Five months after Americans learned that information about their telephone calls was being indiscriminately scooped up by the
But there is a world of difference between the legislation approved by the
Obama administration officials insist that the metadata program is vital because it assembles a "haystack" that makes it possible for a computer search to extract the "needle" of evidence leading to the perpetrators of a terrorist plot. The government persuaded the secret Foreign Intelligence Surveillance Court that such a dragnet was legal under a section of the Patriot Act authorizing the acquisition of records reasonably believed to be "relevant to an authorized investigation" of espionage or terrorism. (The FISA court also noted that the Supreme Court has afforded no privacy protection to information, such as phone records, that individuals turn over to "third parties" such as phone companies — an interpretation of the 4th Amendment that has been rendered obsolete by advances in electronic information-gathering.)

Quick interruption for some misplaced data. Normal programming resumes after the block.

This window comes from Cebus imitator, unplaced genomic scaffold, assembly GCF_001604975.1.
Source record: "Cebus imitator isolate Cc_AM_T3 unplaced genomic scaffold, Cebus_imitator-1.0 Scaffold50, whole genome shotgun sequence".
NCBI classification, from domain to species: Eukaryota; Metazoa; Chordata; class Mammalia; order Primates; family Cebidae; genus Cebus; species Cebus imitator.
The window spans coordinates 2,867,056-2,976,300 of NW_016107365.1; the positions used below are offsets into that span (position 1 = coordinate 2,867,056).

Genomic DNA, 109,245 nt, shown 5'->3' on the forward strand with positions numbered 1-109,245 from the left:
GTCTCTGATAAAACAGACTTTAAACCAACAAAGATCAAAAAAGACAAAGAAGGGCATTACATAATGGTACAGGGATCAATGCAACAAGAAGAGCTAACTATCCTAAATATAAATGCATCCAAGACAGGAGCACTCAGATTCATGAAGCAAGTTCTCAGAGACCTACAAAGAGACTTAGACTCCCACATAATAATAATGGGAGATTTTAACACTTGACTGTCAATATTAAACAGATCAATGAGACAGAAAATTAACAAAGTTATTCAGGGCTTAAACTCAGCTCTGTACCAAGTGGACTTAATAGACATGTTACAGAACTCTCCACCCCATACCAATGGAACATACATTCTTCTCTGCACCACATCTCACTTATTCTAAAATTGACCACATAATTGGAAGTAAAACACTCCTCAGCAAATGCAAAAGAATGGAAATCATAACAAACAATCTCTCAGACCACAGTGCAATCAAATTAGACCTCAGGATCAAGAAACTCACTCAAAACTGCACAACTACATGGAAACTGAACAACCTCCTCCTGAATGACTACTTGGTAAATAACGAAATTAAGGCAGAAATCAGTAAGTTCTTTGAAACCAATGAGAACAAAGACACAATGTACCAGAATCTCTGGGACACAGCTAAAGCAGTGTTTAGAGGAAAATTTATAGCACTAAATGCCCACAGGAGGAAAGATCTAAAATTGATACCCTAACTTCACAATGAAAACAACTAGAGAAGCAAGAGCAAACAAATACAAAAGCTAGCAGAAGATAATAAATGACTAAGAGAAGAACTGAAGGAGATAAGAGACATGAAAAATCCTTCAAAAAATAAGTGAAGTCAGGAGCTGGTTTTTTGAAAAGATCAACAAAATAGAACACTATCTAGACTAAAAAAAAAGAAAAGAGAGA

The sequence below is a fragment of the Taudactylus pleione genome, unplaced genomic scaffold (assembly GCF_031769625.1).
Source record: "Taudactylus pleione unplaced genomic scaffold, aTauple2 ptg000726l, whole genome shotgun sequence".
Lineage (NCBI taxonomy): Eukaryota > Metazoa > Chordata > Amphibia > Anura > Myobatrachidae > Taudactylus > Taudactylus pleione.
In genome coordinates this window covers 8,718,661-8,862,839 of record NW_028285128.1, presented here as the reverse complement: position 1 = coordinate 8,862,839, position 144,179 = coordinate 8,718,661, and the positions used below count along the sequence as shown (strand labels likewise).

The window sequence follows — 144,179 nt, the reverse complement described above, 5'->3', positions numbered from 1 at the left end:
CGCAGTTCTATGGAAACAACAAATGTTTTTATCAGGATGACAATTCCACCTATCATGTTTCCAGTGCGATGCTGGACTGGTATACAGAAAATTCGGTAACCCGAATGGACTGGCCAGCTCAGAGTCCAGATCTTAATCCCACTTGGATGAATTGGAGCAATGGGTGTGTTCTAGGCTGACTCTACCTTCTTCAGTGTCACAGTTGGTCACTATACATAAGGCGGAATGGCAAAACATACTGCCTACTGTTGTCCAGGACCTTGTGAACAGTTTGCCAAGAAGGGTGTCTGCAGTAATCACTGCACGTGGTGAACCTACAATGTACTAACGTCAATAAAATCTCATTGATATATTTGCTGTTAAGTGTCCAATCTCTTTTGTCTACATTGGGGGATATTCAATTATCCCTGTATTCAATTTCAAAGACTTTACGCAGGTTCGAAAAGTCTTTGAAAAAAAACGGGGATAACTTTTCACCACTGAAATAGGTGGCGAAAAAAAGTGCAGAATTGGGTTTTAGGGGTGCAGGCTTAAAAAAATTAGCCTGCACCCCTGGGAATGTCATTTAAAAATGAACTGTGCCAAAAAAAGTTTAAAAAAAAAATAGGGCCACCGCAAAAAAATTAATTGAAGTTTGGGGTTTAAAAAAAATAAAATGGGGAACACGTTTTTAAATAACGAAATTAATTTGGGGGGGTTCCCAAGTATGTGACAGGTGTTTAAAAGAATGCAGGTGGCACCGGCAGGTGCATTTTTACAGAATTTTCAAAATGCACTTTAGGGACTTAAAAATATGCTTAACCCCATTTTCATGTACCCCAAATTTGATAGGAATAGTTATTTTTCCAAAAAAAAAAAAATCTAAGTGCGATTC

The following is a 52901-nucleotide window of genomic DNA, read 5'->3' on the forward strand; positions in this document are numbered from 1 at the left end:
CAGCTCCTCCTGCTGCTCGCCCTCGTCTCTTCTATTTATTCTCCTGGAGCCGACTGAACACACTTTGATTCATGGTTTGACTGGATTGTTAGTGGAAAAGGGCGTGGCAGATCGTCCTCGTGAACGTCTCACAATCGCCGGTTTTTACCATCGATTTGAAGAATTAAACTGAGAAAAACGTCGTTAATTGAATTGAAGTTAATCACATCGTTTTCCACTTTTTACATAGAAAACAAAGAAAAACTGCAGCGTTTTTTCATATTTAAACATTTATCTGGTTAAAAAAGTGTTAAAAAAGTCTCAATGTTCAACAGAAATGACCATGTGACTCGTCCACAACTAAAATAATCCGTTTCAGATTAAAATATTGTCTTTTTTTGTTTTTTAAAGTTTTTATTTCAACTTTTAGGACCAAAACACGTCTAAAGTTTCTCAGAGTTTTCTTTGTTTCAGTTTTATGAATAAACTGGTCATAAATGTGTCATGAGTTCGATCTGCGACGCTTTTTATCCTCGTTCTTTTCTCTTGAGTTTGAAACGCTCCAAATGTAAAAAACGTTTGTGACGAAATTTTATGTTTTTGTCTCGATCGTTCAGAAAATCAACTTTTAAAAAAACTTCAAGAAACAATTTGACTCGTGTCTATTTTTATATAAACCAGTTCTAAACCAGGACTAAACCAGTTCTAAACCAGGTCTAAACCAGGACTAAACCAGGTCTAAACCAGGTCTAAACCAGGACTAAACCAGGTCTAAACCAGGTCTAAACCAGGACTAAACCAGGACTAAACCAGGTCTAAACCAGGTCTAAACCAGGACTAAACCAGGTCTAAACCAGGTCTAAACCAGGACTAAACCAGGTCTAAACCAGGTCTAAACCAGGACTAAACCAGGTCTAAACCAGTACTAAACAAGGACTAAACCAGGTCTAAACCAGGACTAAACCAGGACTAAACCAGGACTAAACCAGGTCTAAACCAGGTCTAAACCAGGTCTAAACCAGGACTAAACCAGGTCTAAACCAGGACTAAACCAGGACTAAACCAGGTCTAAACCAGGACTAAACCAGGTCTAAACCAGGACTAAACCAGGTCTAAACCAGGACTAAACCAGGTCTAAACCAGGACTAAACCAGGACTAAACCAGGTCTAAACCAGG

It's easy, amid the legal and technical complexities, to lose sight of the question at the heart of this debate: whether the government should be able, without a showing of probable cause of a connection to terrorism, to obtain and store information that can often provide as wide a window on the private lives of Americans as the actual contents of phone calls.
Feinstein and other defenders of the program emphasize that the database is searched or "queried" only when there is "reasonable, articulable" suspicion of a connection to terrorism. The Intelligence Committee bill would further discourage abuse by mandating an annual public accounting of the number of queries and limiting the number of people at the NSA who may authorize them.
But the mere possession of such information by the government is unsettling, and there is no guarantee that some employees with access to private information won't betray their trust. On the other side of the ledger, claims that the metadata program led to the disruption of a significant number of terrorist attacks seem to have been greatly exaggerated.